Individualists unite! New video
Progressive groups join together under an agenda of interrelated issues they say are ‘overwhelmingly popular with the broader electorate’
By Ted Cox
Several progressive Illinois agencies announced a coalition Tuesday under an agenda of interrelated issues they insist are “overwhelmingly popular with the broader electorate.”
Calling their umbrella group Forward Illinois, they said their agenda of issues — ranging from the minimum wage to health care to gun control to reproductive rights to immigration, education, and sexual equality — is supported by more than two-thirds of Illinois voters.
“By a margin of 2-to-1, Illinois voters support this bold Forward Illinois agenda,” said Jack Darin, director of the Sierra Club’s Illinois Chapter, “and they are more likely to support candidates who back it.”
The group held a news conference Tuesday morning outside the Dunne Building in Chicago, one of the state’s most popular sites for early voting, already underway for the Nov. 6 midterm election.
“We have a federal government that’s intent on turning back the clock and taking America backward,” Darin added.
“We, like our partners, believe Illinois must move forward, not backward,” said Jennifer Welch, president of Planned Parenthood Illinois Action.
“We, like our partners, believe Illinois must move forward, not backward.”
Jennifer Welch, president of Planned Parenthood Illinois Action (One Illinois/Ted Cox)
They insisted that, while their individual causes might appear disparate, they are interrelated.
“Our struggles are all woven together,” said Mike Ziri, director of policy for Equality Illinois, which advocates for the lesbian-gay-bisexual-transgender-queer community.
Yolanda Piper, a Thompson Center security officer who belongs to the Service Employees International Union, said the goal was to “combine all our priorities into one agenda.”
They said that, according to a recent poll of more than 1,000 likely Illinois voters, 68 percent supported the agenda, with just 24 percent opposed.
Zach Koutsky, legislative and political director for the United Food and Commercial Workers Local 881, said the agenda proved “overwhelmingly popular with the broader electorate.”
“Not just Democrats,” added William McNary, co-director of Citizen Action Illinois, “but with individual swing voters and independents and the elderly and non-college-educated white men.”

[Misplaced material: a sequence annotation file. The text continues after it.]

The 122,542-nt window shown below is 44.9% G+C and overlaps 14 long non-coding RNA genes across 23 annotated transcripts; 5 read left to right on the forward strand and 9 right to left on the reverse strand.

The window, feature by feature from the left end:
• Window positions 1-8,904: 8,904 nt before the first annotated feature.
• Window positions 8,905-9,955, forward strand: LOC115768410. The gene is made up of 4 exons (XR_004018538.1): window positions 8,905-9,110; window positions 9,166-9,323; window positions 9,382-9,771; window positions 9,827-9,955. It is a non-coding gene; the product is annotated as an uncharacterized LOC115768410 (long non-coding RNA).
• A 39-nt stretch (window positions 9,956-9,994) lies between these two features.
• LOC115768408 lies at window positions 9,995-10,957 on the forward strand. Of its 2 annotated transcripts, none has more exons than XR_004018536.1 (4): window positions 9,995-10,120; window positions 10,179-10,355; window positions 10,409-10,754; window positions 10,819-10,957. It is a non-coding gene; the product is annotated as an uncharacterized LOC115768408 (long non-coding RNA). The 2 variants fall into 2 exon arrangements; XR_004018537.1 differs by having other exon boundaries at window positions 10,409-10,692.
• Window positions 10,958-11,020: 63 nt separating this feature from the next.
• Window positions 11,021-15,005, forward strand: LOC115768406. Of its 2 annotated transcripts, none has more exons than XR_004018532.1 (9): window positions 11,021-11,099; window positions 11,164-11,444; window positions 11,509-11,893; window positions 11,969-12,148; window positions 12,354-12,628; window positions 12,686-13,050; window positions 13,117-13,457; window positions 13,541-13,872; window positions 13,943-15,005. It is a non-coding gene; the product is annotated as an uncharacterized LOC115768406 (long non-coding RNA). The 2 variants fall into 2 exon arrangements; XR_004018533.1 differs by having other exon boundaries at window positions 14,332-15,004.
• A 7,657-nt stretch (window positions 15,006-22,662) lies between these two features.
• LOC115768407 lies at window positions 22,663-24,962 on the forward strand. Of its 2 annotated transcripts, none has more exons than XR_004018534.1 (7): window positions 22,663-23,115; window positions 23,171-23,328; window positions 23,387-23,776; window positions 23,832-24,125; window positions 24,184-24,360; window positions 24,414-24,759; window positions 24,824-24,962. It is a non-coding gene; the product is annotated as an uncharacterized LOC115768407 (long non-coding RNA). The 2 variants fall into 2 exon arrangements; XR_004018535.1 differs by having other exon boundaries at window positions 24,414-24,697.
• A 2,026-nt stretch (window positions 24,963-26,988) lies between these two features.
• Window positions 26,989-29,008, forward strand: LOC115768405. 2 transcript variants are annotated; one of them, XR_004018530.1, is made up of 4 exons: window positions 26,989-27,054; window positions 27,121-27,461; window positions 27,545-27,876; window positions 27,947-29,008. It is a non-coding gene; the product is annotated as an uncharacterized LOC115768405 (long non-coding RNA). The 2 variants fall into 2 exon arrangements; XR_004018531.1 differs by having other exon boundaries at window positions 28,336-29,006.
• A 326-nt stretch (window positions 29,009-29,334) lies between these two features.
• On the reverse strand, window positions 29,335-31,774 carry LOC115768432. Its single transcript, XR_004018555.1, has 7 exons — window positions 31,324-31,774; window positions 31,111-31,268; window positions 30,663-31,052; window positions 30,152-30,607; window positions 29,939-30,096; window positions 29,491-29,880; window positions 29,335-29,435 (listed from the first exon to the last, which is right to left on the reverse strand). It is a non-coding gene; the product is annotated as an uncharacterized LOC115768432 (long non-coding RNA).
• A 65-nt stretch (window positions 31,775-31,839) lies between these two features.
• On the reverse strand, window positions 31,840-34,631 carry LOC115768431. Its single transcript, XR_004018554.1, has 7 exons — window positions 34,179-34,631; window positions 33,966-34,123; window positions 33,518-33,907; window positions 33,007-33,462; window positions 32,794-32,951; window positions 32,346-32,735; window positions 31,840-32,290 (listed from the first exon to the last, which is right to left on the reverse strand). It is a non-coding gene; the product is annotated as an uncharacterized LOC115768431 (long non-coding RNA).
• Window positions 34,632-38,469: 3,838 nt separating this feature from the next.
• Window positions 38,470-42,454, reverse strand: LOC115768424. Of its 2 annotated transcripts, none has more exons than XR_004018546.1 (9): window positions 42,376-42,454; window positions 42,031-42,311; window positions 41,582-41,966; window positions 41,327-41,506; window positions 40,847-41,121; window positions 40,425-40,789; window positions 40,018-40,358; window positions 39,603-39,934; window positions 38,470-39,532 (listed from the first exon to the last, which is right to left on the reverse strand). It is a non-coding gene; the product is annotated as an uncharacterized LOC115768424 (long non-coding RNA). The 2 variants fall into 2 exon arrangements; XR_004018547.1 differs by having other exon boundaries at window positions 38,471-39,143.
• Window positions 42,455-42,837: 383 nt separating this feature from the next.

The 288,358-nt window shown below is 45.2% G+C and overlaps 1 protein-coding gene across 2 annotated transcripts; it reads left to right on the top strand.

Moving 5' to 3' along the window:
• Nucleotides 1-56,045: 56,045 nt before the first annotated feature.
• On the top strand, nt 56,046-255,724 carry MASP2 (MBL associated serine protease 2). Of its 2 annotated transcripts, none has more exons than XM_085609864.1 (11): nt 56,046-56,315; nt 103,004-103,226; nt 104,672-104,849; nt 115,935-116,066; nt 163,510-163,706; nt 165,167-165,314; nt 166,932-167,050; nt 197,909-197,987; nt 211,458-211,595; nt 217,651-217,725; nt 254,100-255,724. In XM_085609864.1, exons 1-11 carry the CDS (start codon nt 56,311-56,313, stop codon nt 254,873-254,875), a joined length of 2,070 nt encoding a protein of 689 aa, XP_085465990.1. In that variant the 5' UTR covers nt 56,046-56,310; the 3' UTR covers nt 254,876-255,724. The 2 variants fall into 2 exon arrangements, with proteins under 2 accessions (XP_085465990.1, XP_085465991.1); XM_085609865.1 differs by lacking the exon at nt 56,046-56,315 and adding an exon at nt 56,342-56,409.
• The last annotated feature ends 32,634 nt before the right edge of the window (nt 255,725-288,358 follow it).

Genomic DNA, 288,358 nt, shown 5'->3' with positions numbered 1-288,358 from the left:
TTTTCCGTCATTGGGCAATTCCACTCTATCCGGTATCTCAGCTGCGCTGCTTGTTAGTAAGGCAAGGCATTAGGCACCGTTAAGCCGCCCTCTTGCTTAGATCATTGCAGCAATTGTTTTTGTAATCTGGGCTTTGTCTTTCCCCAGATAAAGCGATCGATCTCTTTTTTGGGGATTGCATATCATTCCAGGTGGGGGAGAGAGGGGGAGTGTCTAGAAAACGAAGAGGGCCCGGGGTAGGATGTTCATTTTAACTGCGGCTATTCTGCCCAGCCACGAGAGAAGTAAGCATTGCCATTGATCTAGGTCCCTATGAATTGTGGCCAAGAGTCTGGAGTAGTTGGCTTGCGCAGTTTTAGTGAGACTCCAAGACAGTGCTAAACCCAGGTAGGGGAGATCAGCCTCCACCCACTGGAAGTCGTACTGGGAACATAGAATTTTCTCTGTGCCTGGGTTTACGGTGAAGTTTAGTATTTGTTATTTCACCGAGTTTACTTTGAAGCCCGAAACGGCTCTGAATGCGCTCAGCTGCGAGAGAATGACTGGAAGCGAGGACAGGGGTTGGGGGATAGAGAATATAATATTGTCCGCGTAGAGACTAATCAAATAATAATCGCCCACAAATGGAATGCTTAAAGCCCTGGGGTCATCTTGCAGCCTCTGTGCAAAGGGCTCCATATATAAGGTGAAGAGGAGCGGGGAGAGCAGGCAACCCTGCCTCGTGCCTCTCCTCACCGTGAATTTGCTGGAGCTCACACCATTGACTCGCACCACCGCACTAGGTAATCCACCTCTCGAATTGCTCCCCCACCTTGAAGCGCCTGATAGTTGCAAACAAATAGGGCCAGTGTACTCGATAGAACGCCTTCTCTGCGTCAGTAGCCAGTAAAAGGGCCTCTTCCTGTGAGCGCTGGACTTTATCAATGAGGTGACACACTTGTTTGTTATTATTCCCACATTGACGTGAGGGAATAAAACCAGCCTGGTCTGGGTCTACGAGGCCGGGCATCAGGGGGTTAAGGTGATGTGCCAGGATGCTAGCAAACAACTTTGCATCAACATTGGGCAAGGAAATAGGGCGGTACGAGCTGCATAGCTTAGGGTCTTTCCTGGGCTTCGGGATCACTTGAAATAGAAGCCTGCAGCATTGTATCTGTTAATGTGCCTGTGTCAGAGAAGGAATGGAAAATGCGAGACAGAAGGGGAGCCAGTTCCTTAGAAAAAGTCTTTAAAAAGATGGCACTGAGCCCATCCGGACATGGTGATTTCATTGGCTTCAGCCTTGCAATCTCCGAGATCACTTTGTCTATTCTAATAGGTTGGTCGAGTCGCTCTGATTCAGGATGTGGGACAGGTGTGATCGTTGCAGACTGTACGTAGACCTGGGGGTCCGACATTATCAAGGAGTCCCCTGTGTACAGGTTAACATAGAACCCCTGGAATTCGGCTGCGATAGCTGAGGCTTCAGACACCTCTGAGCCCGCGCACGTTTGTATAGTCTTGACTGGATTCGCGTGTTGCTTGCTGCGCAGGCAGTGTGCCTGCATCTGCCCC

According to the poll, 60 percent of independents endorsed the agenda, 60 percent of whites over age 65, and 53 percent of non-college-educated white men.
“Uniting us around the issues that we care about, we all do better when we all do better,” McNary said. “So you want a cleaner environment? Let’s vote about it. You want to protect people’s right to vote? Let’s vote about it. You want to protect health-care reform and expand it? Let’s vote about it. You want to protect a woman’s right to choose? Let’s vote about it.
“If you want equal rights and equal protection under the law,” he added, “let’s vote about it.”
To a person, they said their issues were not partisan, but common sense, with widespread support.
“Most people want to see policies that welcome immigrants and provide a path to citizenship,” said Bindu Poroori, of the Illinois Coalition for Immigrant and Refugee Rights. “Most people want access to health care. Most people want access to elections. Most people want everyone to be empowered.”
Mark Walsh, campaign director for the Illinois Council Against Handgun Violence, said even gun owners support common-sense regulations such as universal background checks for gun purchases and state licensing for gun dealers.
The 10-point agenda includes:
A $15 minimum wage
Guaranteed reproductive rights and health equity
Environmental justice, including clean water and a move to 100 percent renewable energy
Universal access to health care, moving toward so-called Medicare for all
Protection of transgender children
Ending deportations and providing a path to citizenship for immigrants
Certification of gun dealers with penalties for selling illegal guns
Fully funding education, including affordable higher education
A progressive income tax
Between them, the groups claimed more than 250,000 members statewide and said they were contacting a half-million additional prospective voters.
“Today is the last day to register to vote on paper,” Poroori pointed out, “but we will keep registering people online.”
“We have the people power behind us,” Welch said, “and we’re going to turn that into votes on Election Day.”
Darin said the poll suggested politicians embracing their agenda would receive a boost in support, adding, “And after November we will work together to enact it.”
See Zachary Sigelko’s One Illinois video on Forward Illinois.